Our Changing Climate and What it Means for Life on Earth by Tim Flannery
A wise and passionate introduction to just about everything we know, and need to know, about the science of climate.A wise and passionate introduction to just about everything we know, and need to know, about the science of climate.A wise and passionate introduction to just about everything we know, and need to know, about the science of climate.
(Rough Guides Reference Titles) by Robert Henson
Mapping the World's Greatest Challenge
by Kirstin Dow
"Presenting the argument visually rather than verbally, this is a powerful set of pictorial and graphic statements of the likely consequences of pursuing business as usual."
The Last Chance for Change
by Paul Brown
"Well-written and beautifully designed, this takes a thematic approach to the various issues at stake."
How We Can Stop the Planet Burning
by George Monbiot
"A visionary activist puts forward his argument for a 90% cut in greenhouse gas emissions. Politically impossible, perhaps, but the argument remains sound."
The Planetary Emergency of Global Warming and What We Can Do About it
by Al Gore
"The book of the film (as well as of the Nobel Peace Prize); Gore makes his case with passion and conviction"
The Stern Review
by Nicholas Stern
"Deeply researched, authoritative, and surprisingly readable, Stern makes the economic case that the world cannot afford not to begin to stabilise its CO2 emissions."
Our Future on a Hotter Planet
by Mark Lynas
"This comes from the alarmist wing of the climate change spectrum, but it is nonetheless a passionate and disturbing vision of a world in the grip of runaway warming."
The 200 Year Story of Global Warming
by Gale Christianson
"An excellent introduction to the history of climate science, this takes us from the outset of the Industrial Revolution to the signing of the Kyoto Protocol in 1997."
A Guide to the Debate
by Andrew E. Dessler
"Covering the political and cultural confusion that currently passes for climate change debate, this is a sometimes depressing reminder of the widespread political misuse of science and statistics."
by James Rodge Fleming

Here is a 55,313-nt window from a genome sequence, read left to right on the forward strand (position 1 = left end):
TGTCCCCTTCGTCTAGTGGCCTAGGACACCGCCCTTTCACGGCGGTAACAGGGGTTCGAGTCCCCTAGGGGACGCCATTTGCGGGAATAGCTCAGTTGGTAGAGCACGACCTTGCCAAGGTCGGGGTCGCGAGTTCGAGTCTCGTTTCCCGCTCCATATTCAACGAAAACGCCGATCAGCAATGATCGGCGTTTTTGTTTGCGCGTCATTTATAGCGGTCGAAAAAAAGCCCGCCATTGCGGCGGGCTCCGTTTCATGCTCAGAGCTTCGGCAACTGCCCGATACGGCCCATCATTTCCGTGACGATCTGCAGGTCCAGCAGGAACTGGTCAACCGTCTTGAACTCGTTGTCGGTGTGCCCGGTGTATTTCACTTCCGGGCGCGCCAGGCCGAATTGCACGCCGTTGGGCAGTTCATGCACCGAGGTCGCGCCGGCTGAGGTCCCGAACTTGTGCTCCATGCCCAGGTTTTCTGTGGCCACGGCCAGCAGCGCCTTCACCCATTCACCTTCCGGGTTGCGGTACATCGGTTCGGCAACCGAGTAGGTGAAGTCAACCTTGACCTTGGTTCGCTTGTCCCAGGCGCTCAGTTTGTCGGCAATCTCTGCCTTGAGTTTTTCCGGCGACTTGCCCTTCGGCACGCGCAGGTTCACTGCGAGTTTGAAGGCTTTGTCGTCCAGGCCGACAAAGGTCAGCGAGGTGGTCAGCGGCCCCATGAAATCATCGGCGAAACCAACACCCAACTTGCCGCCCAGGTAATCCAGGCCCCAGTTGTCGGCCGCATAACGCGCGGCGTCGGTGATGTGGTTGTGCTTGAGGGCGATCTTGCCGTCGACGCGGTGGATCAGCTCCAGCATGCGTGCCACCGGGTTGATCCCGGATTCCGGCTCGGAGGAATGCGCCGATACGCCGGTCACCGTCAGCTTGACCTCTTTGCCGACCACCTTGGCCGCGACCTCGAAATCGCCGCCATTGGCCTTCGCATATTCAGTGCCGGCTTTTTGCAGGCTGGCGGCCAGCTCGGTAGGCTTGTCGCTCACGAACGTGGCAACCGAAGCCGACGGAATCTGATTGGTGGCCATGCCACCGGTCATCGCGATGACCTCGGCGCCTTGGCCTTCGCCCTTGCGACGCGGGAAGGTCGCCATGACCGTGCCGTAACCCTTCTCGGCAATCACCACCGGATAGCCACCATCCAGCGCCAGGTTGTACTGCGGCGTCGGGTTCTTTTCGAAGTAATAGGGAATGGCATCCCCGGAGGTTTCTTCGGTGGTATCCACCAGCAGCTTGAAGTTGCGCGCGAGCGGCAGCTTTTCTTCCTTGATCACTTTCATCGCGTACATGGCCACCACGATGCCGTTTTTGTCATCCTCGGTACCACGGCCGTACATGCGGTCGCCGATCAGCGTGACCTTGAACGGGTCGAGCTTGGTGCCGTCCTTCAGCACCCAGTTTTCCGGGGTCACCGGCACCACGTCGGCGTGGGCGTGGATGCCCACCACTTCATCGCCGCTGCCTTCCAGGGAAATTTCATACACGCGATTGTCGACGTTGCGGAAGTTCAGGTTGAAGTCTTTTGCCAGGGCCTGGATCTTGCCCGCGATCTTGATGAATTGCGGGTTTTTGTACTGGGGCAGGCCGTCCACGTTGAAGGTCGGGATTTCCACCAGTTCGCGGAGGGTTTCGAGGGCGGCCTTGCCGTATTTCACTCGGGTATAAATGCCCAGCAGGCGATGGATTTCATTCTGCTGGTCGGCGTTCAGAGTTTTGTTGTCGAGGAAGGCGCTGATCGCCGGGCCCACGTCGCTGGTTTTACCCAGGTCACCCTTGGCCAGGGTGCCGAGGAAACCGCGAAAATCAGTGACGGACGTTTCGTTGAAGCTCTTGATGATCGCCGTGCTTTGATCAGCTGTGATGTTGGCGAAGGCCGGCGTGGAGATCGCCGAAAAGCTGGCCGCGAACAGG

"Fleming offers a brief historical overview of the development of climate change science, as well as some acute reflections on uncertainty and the scientific method."
This Overheating World (Granta: The Magazine of New Writing) by Ian Jack
"A varied and insightful collection of writerly pieces on the subject of our warming world, including contributions from Bill McKibben, Thomas Keneally and Mark Lynas."
How Humans Took Control of Climate
by William F. Ruddiman
"Rudimann argues that humans have been influencing Earth's climate for far longer than 200 years - more like 8,000 years, in fact, ever since the development of irrigation agriculture."
What it Means for Us, Our Children, and Our Grandchildren by JFC DiMento
"Another valuable anthology, with up-to-date entries covering science, politics and press coverage, as well as conflicting public attitudes to the issue of climate change."
by jaman melanie, 193 pages
published 2007, united kindom, Ost edition ISBN: 9780 7453 25804
2003 Board on atmospheric science and climate(BASC)
Panel on climate change feedback climate research commitee, national research council
2002, Ocean studies Board (OSB), Polar Research Board (PRB)
Committee on abrut climate change, National Research Council
Board on Atmospheric Sciences and Climate BASC
Elbert W. Friday, Jr., Rapporteur, National Research Council 2003
commission on geosciences, environment and resources CGER
commitee on the science of climate change, national research council 2001
Jane and Michael Hoffman
In the last decade or so, Americans have been bombarded by a environmentalist media that is relentless when it comes to highlighting the causes, dangers, and perpetrators of carbon- fueled global climate change. This surge of sensationalism, combined with the perceived lack of ways to "make it better" (outside of the light bulb changing, recycling, hybrid car- buying stories we have heard a thousand times), has lead to a public paralyzed by the thought of an approaching man - made apocalypse.